About 7 PM we all stop to set up camp on the river bank. Its a beautiful spot. One of the young toughs heads for a huge downed tree and is furiously chopping off pieces 18' thick by 5' long. He viciously swings his axe for at least an hour straight without a break. He is superhuman and the other guys have nicknamed him "The Eighth Wonder." Very fitting. They haul the logs to the camp for what looks like an all night fire.

Moored Canoes
Camp is set.

S cooks up some brats for dinner, and after eating we retire to the fire for some good natured BS. A is drinking some brown liquid from a bottle with a picture of a turkey on it. It must be some kind of energy drink since he is very animated and has the group in stitches. S is entertaining as well telling the guys stories of his past paddling adventures. S and I are wise and hit the rack early. A.....not so wise.

S enjoys a cold one with Trip Planner Brandon
A and Teddy solving the World's Problems....Yeah, Right!

Satuday 5/25, S and I are up at dawn and S wanders around taking photos. An hour or so later A crawls out of the tent but does not look like he's feeling his best. S cooks us a big breakfast of eggs, bacon and taters. A feels better after eating and does the dishes. Everyone patrols the camp site picking up any trash and the remains of the fire are well doused. I like these guys' style.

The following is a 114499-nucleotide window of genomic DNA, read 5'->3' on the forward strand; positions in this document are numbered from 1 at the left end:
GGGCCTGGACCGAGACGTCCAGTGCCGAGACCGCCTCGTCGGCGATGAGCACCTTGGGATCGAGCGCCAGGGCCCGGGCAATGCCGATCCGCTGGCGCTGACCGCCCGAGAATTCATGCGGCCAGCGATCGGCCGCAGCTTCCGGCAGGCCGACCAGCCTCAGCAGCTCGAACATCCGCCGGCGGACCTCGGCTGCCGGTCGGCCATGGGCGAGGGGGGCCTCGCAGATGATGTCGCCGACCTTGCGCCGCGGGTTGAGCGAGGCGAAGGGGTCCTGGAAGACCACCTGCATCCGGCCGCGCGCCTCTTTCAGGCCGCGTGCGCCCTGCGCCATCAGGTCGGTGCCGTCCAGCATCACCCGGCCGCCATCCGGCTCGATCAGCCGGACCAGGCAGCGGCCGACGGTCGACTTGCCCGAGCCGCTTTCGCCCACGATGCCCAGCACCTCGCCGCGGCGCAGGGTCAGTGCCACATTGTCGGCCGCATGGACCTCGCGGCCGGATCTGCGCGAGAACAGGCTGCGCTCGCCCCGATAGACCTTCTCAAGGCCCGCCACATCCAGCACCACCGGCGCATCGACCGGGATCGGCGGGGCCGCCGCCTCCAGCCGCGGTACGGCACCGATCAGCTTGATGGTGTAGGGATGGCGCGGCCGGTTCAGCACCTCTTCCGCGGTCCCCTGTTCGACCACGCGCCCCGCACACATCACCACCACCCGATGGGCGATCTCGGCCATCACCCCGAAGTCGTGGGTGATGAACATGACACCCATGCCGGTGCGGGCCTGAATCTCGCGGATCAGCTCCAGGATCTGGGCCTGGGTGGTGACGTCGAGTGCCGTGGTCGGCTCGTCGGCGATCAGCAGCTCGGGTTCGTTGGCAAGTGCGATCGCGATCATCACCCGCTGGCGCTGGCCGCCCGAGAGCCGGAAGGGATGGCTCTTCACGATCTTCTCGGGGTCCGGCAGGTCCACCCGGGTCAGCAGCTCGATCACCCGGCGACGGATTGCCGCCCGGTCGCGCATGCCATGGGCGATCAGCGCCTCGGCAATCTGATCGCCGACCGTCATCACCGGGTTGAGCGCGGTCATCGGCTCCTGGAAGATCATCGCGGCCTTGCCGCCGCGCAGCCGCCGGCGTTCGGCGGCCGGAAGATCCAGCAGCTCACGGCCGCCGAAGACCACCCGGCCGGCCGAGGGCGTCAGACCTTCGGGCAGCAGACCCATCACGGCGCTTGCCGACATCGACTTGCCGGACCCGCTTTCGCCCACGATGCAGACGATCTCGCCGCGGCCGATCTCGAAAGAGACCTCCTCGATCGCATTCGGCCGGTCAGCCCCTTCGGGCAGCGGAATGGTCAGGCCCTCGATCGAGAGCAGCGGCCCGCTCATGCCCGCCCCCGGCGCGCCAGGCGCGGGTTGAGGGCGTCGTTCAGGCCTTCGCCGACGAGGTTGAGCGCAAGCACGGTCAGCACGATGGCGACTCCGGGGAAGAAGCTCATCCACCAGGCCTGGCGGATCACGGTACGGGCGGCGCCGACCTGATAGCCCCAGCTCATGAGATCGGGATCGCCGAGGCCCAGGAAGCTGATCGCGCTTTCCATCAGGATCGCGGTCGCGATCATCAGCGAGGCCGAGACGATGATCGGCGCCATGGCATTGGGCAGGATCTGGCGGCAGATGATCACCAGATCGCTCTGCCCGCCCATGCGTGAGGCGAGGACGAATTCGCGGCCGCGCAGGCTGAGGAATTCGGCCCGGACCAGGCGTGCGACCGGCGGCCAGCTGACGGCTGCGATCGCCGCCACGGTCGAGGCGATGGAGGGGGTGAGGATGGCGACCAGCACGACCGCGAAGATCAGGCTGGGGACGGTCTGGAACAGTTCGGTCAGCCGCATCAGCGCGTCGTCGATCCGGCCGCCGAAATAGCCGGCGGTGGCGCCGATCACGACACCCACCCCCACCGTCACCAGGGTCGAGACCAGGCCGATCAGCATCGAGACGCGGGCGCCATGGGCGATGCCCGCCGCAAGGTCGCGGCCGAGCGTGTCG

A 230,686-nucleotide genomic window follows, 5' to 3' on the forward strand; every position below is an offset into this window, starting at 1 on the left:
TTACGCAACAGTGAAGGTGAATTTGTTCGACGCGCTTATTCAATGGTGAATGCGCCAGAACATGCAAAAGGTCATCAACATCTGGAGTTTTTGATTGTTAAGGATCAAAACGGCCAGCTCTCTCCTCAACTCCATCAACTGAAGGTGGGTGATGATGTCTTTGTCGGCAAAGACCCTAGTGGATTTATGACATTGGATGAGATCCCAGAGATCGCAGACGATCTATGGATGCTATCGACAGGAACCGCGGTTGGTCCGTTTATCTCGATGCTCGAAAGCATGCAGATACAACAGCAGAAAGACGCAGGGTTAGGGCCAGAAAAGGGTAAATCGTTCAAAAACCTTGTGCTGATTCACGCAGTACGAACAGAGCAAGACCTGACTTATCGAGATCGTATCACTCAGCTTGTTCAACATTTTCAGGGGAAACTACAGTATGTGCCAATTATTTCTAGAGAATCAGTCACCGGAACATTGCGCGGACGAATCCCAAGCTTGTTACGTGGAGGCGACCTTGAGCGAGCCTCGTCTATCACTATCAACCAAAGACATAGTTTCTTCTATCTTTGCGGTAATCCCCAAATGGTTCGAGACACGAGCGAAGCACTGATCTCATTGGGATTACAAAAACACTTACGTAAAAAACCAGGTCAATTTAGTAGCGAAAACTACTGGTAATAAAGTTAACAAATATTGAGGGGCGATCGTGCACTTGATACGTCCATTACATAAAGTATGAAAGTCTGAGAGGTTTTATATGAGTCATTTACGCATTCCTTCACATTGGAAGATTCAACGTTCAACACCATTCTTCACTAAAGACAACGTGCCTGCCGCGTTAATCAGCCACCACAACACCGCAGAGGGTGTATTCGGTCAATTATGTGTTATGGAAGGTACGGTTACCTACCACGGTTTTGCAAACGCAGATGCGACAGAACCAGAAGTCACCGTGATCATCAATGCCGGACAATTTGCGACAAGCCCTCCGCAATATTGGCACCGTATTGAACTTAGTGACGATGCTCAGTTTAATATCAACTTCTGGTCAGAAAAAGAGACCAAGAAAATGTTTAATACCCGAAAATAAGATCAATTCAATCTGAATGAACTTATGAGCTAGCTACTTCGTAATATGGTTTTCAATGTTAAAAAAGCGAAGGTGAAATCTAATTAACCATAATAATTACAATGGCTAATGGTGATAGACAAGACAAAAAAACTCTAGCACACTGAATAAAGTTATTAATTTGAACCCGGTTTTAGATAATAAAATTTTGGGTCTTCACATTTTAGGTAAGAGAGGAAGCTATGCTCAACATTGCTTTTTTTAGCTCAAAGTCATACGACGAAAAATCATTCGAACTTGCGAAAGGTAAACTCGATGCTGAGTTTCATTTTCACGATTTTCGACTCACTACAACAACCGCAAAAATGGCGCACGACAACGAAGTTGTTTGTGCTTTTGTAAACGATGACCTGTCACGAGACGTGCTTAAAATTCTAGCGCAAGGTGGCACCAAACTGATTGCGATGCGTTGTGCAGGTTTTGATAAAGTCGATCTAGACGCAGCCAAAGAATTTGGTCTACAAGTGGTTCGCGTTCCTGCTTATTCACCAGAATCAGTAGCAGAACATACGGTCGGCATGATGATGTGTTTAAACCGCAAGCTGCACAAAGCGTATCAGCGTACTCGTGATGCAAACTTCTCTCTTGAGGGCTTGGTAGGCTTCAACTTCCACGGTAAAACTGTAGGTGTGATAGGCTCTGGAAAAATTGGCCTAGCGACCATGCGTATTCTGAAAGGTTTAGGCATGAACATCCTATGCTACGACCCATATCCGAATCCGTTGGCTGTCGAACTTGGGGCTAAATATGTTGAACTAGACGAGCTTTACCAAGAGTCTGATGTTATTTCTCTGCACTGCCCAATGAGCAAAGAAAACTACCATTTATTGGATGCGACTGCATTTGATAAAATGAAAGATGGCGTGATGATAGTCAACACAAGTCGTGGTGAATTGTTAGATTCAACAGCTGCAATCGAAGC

S and I bivy in Boji's roomy Lean 3.
A is in this tent but won't get up.

Finally up, A needs a hearty breakfast.

S makes a nice dawn light video of the camp.


I get ready to go and I want to be like the young guys.

A & S say I'm better off tied in with the cargo. Dang!

Soon enough everything is packed and were floating again. The river twists and turns and my guys are starting to figure out the channels, constantly swinging from the left to the right bank. Back and forth we go adding miles to the journey, but still frequenly running aground. S has insisted that A take the stern and A seems to be tiring from making all those tight twisty turns and getting in and out to pull.